Ben Martens from Microsoft searched around and asked the product team about this issue and unfortunately the conclusion is that right now, it's not possible to get MMD data extracted from SharePoint.
Both the ListData.mvc as OData connections won't bring back these columns from your SharePoint lists.
Sorry for you ...
Let's hope these services get modified by the SharePoint team and start exposing this data, there are many scenarios where people really want to work with the Managed Metadata ! (why use it if it's not supported !?!). Thanks Ben for this update !

Thursday, June 12, 2014

Use English as your #0365 (sub) site's default language or else...(use oData)

Hi there,
a quick post on something I discovered yesterday during the creation of a proof of concept a #0365 site that provides it's list data to an Excel Power Query & Power Pivot report. (Which will be published on a Power BI site, that will be described on it's own blog post :) )

I was having trouble getting the data from the O365 SharePoint list into Excel. After making the connection with Power Query:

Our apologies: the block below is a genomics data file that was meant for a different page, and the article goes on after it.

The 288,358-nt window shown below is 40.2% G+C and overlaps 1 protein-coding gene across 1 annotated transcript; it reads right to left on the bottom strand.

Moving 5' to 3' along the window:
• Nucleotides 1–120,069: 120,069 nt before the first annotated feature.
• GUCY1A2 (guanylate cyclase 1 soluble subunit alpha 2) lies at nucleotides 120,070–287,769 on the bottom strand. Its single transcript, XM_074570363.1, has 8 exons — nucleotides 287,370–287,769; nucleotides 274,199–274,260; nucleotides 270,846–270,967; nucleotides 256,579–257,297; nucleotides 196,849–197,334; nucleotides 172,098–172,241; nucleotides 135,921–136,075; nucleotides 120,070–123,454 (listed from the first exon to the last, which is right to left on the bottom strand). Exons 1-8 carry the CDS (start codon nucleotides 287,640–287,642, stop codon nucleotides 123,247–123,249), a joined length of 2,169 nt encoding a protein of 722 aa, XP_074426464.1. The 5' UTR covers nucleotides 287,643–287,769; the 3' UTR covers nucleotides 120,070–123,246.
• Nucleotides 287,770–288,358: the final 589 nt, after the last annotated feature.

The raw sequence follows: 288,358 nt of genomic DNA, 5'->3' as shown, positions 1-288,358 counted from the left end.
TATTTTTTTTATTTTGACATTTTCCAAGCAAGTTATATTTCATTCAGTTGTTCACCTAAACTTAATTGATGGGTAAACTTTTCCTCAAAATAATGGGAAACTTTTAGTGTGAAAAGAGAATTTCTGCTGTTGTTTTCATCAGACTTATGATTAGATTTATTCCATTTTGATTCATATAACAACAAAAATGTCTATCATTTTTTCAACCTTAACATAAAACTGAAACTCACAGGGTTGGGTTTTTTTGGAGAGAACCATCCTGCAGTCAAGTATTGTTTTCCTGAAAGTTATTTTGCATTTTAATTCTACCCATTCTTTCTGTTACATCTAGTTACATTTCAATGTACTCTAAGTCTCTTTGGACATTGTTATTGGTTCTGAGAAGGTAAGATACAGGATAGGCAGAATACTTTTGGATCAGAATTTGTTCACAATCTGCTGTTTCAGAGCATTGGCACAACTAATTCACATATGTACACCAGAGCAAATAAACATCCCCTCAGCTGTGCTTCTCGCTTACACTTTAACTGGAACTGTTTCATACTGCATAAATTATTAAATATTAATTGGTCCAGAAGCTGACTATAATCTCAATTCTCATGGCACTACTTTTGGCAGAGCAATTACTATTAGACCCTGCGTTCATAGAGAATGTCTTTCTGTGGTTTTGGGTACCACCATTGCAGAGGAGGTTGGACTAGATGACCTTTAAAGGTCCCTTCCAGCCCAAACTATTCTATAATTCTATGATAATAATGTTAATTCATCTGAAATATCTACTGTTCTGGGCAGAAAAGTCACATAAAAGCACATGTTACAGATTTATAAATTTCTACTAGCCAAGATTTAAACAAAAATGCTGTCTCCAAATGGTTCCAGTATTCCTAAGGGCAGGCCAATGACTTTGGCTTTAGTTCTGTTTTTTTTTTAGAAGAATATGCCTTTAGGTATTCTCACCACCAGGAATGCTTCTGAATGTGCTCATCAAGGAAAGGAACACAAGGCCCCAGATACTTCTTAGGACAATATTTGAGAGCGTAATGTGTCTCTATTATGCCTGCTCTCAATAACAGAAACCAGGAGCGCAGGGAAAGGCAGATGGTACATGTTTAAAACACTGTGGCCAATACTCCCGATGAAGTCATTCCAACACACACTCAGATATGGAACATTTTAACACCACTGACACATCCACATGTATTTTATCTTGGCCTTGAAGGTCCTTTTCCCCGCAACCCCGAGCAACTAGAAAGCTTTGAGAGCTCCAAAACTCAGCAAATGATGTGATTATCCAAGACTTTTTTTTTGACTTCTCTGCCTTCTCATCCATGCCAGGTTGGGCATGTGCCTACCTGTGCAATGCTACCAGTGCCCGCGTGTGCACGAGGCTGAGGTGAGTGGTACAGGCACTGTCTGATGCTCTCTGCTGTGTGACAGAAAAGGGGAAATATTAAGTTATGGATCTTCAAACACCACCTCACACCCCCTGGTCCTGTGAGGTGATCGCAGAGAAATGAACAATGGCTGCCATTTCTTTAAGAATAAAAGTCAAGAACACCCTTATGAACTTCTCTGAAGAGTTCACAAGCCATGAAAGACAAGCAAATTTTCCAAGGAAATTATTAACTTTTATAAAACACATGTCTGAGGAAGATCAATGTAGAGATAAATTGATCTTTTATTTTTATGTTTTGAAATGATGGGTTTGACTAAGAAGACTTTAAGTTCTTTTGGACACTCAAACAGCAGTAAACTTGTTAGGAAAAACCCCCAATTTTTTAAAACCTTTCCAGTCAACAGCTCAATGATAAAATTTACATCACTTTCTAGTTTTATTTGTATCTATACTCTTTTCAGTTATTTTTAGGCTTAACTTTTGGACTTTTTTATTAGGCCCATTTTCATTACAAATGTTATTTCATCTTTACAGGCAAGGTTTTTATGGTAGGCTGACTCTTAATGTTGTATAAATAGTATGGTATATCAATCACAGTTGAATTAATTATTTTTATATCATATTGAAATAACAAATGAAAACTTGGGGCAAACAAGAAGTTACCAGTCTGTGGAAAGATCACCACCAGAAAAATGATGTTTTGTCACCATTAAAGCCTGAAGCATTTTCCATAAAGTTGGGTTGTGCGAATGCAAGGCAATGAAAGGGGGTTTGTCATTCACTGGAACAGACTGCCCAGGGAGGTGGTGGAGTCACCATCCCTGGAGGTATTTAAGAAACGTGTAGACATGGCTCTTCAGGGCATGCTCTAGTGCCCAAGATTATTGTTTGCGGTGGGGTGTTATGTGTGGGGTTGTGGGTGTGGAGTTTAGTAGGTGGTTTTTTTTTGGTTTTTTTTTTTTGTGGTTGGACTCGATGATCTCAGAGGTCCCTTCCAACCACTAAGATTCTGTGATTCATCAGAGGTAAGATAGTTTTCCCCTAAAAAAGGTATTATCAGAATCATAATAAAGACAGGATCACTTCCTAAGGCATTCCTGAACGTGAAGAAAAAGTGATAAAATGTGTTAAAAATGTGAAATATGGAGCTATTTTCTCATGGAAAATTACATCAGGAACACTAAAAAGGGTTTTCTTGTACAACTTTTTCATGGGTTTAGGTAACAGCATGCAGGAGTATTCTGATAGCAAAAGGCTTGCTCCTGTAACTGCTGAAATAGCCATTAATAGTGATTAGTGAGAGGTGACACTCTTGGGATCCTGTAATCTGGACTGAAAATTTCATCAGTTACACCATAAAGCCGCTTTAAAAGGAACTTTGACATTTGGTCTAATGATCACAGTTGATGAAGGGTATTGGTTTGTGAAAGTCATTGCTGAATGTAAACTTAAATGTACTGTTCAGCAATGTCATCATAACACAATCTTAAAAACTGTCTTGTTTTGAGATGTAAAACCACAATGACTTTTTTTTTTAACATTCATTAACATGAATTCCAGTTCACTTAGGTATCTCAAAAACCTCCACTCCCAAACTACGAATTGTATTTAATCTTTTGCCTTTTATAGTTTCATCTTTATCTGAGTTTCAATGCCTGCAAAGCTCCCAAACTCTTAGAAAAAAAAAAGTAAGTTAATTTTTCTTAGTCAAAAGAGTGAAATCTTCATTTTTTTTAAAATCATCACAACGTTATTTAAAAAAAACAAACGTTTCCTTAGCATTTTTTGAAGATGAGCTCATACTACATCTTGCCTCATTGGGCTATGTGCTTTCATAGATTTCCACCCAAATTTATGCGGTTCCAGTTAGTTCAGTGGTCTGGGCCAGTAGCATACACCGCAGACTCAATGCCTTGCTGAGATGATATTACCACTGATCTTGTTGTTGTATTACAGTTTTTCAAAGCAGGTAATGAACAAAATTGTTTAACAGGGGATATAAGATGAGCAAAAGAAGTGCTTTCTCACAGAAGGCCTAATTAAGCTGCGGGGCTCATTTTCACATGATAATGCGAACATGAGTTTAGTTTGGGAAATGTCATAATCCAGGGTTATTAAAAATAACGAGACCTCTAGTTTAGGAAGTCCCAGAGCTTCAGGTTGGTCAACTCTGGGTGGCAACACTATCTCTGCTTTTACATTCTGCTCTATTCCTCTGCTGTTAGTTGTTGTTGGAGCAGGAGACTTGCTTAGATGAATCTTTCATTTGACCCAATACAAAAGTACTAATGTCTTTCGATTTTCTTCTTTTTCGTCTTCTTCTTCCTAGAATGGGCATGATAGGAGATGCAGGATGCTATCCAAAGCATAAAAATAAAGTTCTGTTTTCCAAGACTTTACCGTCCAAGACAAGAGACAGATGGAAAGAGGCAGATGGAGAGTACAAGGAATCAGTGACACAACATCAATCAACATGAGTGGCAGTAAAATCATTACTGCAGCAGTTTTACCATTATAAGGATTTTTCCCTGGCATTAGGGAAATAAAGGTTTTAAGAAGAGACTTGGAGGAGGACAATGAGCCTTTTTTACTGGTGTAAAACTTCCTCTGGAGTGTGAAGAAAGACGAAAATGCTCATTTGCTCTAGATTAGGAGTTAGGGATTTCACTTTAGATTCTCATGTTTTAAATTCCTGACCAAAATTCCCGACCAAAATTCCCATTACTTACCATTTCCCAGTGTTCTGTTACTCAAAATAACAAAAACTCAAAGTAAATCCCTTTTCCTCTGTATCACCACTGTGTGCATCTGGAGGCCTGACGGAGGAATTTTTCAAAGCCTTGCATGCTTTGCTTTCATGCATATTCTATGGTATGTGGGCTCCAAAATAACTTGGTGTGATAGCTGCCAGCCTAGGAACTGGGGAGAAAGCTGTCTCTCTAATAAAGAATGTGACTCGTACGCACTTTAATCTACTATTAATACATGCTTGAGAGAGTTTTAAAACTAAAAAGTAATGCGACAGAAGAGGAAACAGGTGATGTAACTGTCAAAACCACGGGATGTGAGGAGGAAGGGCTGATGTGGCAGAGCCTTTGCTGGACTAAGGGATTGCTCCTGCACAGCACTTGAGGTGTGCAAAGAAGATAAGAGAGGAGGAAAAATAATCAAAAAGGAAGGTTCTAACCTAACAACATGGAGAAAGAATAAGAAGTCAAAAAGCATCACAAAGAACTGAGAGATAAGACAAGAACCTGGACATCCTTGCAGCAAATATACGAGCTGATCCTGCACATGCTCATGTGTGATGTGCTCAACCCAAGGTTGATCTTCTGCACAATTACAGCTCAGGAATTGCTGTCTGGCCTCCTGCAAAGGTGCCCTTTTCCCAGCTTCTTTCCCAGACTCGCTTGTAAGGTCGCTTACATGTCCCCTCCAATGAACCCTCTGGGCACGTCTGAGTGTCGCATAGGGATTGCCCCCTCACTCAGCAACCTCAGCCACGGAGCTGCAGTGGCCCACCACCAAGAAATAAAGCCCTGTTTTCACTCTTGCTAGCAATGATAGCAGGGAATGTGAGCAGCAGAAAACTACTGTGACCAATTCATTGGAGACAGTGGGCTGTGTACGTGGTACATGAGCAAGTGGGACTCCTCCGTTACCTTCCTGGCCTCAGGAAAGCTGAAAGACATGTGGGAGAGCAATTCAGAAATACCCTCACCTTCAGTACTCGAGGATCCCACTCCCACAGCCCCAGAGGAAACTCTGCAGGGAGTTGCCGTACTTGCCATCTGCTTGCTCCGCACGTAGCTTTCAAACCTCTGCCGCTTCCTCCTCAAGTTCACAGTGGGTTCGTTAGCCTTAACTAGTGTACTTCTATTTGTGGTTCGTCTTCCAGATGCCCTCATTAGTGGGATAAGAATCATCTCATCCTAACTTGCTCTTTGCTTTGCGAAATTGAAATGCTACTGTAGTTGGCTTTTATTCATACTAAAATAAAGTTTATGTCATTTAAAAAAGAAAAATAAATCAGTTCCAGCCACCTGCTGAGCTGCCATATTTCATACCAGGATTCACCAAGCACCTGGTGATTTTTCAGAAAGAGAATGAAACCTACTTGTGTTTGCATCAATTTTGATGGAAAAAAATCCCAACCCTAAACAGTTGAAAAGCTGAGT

The "navigator" which should show me all available lists on a given SharePoint URL was empty:
I tried different security settings, checking the data connections, removing all data connections and adding them again, blaming the latest Power BI update, googling, nothing worked. And the strange thing was that I'd seen it work in an earlier POC I did...
Eventually I tried another site URL (on the same O365 web application), that one worked !
Now I had to find out what the difference was between the working and none working sites. Soon I realized it was the regional and language settings. I made the regions the same, no difference. But when I created a new site and gave English as the default language upon creation, Power BI could instantly connect to it. 

I created a new site to test because changing the default language in O365 SharePoint is not as easy, I think I'll need Power Shell to do this but of course I need to focus on my original POC first :) 

I also found a post from Kasper de Jonge, a senior program manager at the Microsoft SQL Server BI division and a good friend; He said he'll take this issue up with the PQ team and just posted an update on this:
"Update: Yes it is a known issue which they are working on with SP, the workaround is to connect to the sharepoint API using OData, rather than using the From SharePoint option in PQ" 

Thanks Kasper !

Monday, May 19, 2014

SharePoint performance presentation

I've uploaded the presentation I gave at the Information Worker Community evening Microsoft Johannesburg in October 2013: (download the PPT for fun animations)